Robot Dances on the Icy Ceiling

NASA’s Jet Propulsion Laboratory (JPL) is working on a robot for the exploration of Europa’s oceans. A big problem is the oceans are under a permanent ice ceiling. JPL is making that ceiling a feature with a robot that dances, okay wheels, on the ceiling.

The Buoyant Rover for Under-Ice Exploration (BRUIE) is, as the name says, buoyant so it floats against the ice ceiling. Two large paddle wheels allow it to drive along the ceiling.

Andy Klesh from JPL with BRUIE
Andy Klesh from JPL with BRUIE

In 2012 they took an earlier version to Barrow, Alaska for testing under the ice. While the temperatures encountered there may not match those of Europa’s frozen methane [Europa is water, also – Rud] it’s still a challenging environment for man and robot. One of the challenges for the arctic exploration team was the need to test when the ice was thin enough to make a hole. They had to proceed judiciously to avoid falling in.

Recently they tested a newer version rover the California Science Center aquarium, giving new meaning to the phrase “swimming with the fishes.” Andy Klesh, principal investigator for the rover at JPL and volunteer diver at the science center accompanied BRUIE during the testing. Sometime in the future they hope to turn BRUIE loose in a lake where it can explore autonomously.

Fortunately the arctic team didn’t encounter any polar bears, another possible risk. When the rover makes it to Europa it’s unlikely to encounter an extra-terrestrial equivalent.

Video coverage after the break.

17 thoughts on “Robot Dances on the Icy Ceiling

    1. A journey of a thousand miles begins with a single step, you got to start somewhere, and iterate. Making something work between -162 °C and −182.5 °C on Europa can’t be much harder than making a machine work on the polar regions of Mars at −143 °C

  1. An RTG seems perfect for this application. It could provide internal heating to where electronics can operate, and would have a large temperature differential for the thermoelectric part. As long as you can prevent the methane from boiling on contact, which would reduce thermal conductivity and increase temperature even more. And there would be an issue with cooling the RTG long enough to get it in the methane ocean. I take it back, maybe an RTG is not the answer.

    1. When I first heard about this, I think that was one of the problems they were considering. The simple heat given off by the probe would boil the methane around it, disrupting the sensors. Last I heard they were mulling the idea of running the electronics in cycles. Shut almost everything off. Let it cool. Start it back up, with the most sensitive instruments first, then the more robust sensors, and run until the bubbles cause problems. Then shut down. repeat as needed.

        1. Methane from organic sources is what they hope to find. I can find no mention of it making up any major part of Europa frozen or liquid (boiling point of Methane -162 °C, and its melting point is −182.5 °C).

          The surface temperature of Europa goes from −223°C to -148.15°C with an average of −171.15°C so if there is Methane from an inorganic source on the surface it could be in any of the three states.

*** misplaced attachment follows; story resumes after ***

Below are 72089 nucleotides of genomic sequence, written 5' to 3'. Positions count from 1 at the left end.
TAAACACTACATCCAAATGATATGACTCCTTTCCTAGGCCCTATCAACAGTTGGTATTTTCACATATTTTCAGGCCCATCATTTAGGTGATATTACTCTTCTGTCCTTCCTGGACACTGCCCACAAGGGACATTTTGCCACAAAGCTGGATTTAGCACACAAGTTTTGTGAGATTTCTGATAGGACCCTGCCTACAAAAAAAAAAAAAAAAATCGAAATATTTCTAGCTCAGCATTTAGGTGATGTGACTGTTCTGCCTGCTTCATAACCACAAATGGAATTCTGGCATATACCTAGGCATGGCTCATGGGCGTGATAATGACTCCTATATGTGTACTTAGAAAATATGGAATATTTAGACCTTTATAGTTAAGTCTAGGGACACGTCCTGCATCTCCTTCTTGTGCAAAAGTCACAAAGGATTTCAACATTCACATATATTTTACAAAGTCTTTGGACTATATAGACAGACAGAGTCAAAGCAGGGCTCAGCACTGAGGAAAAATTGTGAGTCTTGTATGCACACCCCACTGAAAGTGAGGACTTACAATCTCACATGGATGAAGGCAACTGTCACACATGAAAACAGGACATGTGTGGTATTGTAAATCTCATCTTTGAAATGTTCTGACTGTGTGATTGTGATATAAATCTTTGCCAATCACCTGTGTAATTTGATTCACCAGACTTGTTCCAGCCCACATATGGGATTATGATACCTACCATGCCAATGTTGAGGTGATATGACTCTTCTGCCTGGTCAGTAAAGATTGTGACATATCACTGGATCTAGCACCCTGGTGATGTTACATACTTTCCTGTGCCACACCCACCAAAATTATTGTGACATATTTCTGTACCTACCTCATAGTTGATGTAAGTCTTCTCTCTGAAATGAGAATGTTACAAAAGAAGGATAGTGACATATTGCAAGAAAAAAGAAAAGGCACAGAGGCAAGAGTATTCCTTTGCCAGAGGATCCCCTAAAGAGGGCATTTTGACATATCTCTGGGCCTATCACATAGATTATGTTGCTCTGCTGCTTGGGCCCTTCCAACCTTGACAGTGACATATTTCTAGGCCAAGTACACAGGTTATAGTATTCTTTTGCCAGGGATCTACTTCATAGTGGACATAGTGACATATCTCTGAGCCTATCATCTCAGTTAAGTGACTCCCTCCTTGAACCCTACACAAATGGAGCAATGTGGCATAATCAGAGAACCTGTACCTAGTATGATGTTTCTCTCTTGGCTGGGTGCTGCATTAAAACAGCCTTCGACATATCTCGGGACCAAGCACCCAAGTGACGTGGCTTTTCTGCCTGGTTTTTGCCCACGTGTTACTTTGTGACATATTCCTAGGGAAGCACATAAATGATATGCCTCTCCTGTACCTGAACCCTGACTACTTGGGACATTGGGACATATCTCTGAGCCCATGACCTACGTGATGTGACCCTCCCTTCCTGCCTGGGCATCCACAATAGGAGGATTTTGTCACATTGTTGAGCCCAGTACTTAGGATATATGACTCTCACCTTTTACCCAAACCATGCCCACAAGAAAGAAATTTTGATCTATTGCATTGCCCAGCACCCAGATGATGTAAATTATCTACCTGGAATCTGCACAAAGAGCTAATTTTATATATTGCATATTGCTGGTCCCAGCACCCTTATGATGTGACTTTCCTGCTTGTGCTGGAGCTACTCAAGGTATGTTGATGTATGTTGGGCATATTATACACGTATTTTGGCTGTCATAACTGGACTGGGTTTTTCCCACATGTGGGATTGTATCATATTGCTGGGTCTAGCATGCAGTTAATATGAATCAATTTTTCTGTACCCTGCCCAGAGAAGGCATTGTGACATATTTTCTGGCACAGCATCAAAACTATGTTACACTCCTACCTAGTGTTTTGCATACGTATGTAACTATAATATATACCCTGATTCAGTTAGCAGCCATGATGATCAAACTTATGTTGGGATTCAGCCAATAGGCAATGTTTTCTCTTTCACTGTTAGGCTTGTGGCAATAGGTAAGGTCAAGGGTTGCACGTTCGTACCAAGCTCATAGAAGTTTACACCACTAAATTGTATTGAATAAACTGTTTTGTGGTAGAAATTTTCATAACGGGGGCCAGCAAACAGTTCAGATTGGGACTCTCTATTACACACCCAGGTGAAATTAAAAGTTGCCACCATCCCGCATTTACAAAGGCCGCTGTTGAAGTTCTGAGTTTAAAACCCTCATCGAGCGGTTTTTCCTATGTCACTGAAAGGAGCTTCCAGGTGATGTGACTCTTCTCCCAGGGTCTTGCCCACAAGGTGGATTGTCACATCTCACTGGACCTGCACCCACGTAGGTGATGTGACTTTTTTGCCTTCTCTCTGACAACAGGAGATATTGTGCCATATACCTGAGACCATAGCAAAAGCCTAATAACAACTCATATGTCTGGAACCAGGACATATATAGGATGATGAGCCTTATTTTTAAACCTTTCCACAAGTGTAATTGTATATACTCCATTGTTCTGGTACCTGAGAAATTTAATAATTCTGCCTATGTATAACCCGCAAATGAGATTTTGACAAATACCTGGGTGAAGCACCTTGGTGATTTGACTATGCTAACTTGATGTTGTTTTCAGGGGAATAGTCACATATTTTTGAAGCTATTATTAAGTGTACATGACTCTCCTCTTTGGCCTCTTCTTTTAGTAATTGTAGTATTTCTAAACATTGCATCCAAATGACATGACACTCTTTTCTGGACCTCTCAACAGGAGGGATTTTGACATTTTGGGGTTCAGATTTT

1. If they are travelling in liquid water under the surface of Europa, 0°C is not cold enough as far as I know for any of the high temperature superconductors. Maybe on Titan with its lakes Methane and rocky mountains of ice.

  2. I wonder why they didn’t choose 4 (or 3) wheels over 2? I get the impression this design would require more energy to keep it moving/balanced/and the lights facing the correct way.

    1. because at the end of the day once they get to Europa they’ll going to have to put this thing down a mile plus deep hole. so making the robot a two wheeled robot means it can more efficiently fit down the hole and so be larger and hold more equipment.

    1. A nice big RTG can get the probe to melt through at a reasonable speed and at the same time supply power for the probe…or if NASA manages to get the permits (not likely) to send an actual nuclear reactor, which could generate stupid amounts of heat…
      From what we know about drilling though very thick ice, is that the high pressures cause it to form very large crystals (>1m), which are very difficult to drill through…

      1. And if slow enough it would probably allow a tether to unwind.

        One problem is only de-ionized or distilled water allows RF to penetrate it, other than that is is a fantastic attenuator of RF.

        A tether to a RF transmitter on the the surface from an underwater base station that uses ultrasound might work nicely. How much would a few kilometers of copper wire weigh, with a nice Polytetrafluoroethylene coating ? I think that the pressure would be too great for deploying relays as it sank, they would be crushed once the water refroze around them. I wonder is how efficient ultrasound would be at travelling through a few kilometers of ice. You could use spread spectrum ultrasound and large forward error correction … *ponder* It is probably the kind of thing that you could only test (cheaply) in the Antarctic or Arctic (you could even do initial tests at the surface using two boreholes a few kilometers apart).

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